Earlier this week, Bryan Seely, a network engineer and one-time Marine, played me recordings of two phone calls (embedded below.) The calls were placed by unwitting citizens to the FBI office in San Francisco and to the Secret Service in Washington, D.C. Neither the callers nor the FBI or Secret Service personnel who answered the phone realized that Seely was secretly recording them. He used Google Maps to do it.
Yesterday, Gizmodo reported on how easy it was for Seely to spam Google Maps with fake listings. Seely has revealed to Valleywag a more troubling way to exploit the Google's laissez-faire attitude toward verification—loopholes the international search megalith has known about for at least four years.
The callers that Seely recorded thought they were speaking directly to the government agencies because they looked up the telephone number on Google Maps. What they didn't know was that Seely had set up fake listings for the San Francisco FBI office and Secret Service in Washington, D.C., displaying numbers that went to a phone account he set up rather than the federal offices. After Seely's numbers received the calls, they were seamlessly forwarded to the real offices the callers were trying to reach, only now the audio of their conversations with real federal agents was being captured by Seely.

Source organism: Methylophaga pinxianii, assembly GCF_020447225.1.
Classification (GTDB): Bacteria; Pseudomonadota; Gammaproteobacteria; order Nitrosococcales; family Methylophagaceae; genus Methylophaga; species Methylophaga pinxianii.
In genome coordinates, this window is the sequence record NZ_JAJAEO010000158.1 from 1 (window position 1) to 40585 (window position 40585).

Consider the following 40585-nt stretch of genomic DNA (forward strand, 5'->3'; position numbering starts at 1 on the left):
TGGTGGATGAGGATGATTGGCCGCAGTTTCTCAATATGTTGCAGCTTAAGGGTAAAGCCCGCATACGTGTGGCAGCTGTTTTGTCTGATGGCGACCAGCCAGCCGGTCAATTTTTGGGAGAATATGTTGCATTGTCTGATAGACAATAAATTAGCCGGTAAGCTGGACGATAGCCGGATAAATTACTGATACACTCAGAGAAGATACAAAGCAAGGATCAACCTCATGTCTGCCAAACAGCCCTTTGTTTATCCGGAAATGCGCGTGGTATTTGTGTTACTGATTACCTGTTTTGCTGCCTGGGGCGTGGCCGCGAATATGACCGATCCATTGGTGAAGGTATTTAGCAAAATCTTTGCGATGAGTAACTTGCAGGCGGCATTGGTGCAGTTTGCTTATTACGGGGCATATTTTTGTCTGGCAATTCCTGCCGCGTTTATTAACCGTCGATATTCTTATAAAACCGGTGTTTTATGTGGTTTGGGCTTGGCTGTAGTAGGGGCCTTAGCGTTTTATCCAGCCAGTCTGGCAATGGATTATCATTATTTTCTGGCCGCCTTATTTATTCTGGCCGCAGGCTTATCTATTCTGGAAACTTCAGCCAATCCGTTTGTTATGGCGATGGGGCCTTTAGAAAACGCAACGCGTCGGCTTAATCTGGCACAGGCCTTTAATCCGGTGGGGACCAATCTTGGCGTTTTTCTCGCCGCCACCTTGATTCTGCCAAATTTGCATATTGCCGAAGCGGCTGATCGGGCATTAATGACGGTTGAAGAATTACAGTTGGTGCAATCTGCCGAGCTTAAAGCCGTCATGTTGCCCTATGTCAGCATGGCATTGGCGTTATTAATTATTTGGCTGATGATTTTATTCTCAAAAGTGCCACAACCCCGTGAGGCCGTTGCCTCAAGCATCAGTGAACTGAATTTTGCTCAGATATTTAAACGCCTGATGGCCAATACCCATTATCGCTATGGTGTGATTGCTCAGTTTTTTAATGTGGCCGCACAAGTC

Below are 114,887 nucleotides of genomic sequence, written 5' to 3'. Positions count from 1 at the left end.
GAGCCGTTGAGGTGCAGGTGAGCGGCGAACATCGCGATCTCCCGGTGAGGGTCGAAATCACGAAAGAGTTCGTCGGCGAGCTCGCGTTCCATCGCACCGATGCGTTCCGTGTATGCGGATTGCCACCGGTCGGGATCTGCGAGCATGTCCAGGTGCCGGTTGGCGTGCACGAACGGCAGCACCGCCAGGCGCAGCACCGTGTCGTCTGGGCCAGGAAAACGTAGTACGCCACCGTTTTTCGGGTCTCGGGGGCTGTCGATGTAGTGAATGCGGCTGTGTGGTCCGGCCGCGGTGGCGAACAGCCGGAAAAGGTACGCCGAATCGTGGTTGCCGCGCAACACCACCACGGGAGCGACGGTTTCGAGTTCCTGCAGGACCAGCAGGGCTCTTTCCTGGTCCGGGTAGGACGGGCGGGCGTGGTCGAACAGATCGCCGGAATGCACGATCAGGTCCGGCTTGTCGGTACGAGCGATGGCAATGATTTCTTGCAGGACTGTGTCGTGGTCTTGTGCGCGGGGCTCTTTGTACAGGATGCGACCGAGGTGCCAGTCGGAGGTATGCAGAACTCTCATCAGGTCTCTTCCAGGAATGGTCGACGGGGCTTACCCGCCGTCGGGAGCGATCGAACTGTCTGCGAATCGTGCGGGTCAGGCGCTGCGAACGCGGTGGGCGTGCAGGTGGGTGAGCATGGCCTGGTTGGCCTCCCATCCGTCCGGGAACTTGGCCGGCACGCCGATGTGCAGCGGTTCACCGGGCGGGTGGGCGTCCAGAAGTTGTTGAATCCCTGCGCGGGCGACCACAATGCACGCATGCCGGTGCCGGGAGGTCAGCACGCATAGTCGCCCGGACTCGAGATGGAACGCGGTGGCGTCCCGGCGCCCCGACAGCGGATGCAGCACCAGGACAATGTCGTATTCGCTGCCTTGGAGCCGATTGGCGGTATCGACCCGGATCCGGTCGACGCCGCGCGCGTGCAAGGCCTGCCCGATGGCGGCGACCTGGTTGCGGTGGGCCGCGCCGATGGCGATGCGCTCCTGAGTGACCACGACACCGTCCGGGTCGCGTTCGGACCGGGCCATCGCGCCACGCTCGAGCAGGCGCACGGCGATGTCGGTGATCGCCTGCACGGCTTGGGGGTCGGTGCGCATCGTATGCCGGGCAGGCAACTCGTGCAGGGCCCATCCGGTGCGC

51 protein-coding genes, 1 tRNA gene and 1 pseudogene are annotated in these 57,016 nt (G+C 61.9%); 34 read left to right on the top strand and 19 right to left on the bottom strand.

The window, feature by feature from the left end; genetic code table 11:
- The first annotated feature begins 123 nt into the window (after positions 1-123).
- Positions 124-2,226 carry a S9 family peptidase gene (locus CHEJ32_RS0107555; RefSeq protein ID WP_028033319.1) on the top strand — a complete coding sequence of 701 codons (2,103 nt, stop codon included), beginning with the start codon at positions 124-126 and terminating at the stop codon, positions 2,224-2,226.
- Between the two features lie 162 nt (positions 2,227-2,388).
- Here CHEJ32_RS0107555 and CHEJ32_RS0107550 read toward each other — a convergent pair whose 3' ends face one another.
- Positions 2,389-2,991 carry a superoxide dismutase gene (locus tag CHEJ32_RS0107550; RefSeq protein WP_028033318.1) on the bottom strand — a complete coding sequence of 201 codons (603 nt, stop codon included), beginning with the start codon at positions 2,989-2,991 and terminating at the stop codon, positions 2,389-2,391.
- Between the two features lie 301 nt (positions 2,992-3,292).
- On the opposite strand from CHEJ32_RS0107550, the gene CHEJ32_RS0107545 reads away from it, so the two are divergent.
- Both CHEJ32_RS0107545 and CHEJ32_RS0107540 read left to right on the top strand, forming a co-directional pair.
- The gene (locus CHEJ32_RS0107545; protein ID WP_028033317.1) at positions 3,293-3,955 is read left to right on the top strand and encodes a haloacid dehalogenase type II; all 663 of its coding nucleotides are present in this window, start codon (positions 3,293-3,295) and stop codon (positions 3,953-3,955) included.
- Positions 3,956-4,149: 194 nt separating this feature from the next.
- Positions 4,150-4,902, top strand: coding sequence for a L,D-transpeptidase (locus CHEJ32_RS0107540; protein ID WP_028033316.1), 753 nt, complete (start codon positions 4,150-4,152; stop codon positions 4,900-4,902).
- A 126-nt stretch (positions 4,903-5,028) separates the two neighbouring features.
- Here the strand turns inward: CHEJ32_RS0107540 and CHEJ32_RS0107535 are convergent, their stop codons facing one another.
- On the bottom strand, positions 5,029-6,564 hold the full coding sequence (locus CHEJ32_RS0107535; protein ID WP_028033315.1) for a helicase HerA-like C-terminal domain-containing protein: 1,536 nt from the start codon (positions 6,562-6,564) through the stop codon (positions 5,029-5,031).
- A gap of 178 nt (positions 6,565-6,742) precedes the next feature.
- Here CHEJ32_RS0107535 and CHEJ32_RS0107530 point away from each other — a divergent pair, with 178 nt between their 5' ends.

Seely told Valleywag:
Who is gonna think twice about what Google publishes on their maps? Everyone trusts Google implicitly and it's completely unwarranted and it's completely unsafe. I could make a duplicate of the White House and take every inbound phone call from the White House. I could do it for every Senator, every Congressman, every mayor, every governor—every Democratic, every Republican candidate. Every office.
Seely, who has worked for tech companies like Microsoft and Avanade, used to get paid to spam Google Maps. He claims that he faked the government listings, picking numbers with his own 425 area code so they would stand out, because Google ignored his pleas to fix long-standing flaws in the system. Seely said he wasn't taken seriously until yesterday afternoon, when he walked into the Secret Service office near his home in Seattle. While he was there, Seely says he got a notification on his phone that a call had just been intercepted: It was a Washington, D.C., police officer calling the Secret Service about an active investigation.
After that, Seely says, he got patted down, read his Miranda rights, and put in an interrogation room. Email correspondence with the Secret Service indicates that the special agent in charge called him a "hero" for bringing this major security flaw to light. They let him go after a few hours.
Seely says the fake federal listings, which were both ranked second every time I checked Google Maps, were up for four days. He took them down himself when the Secret Service asked. (I took the screenshots above early Wednesday morning.) He picked that particular FBI office because, he says, he had recently watched The Rock, in which Nicolas Cage's character worked for the FBI in San Francisco.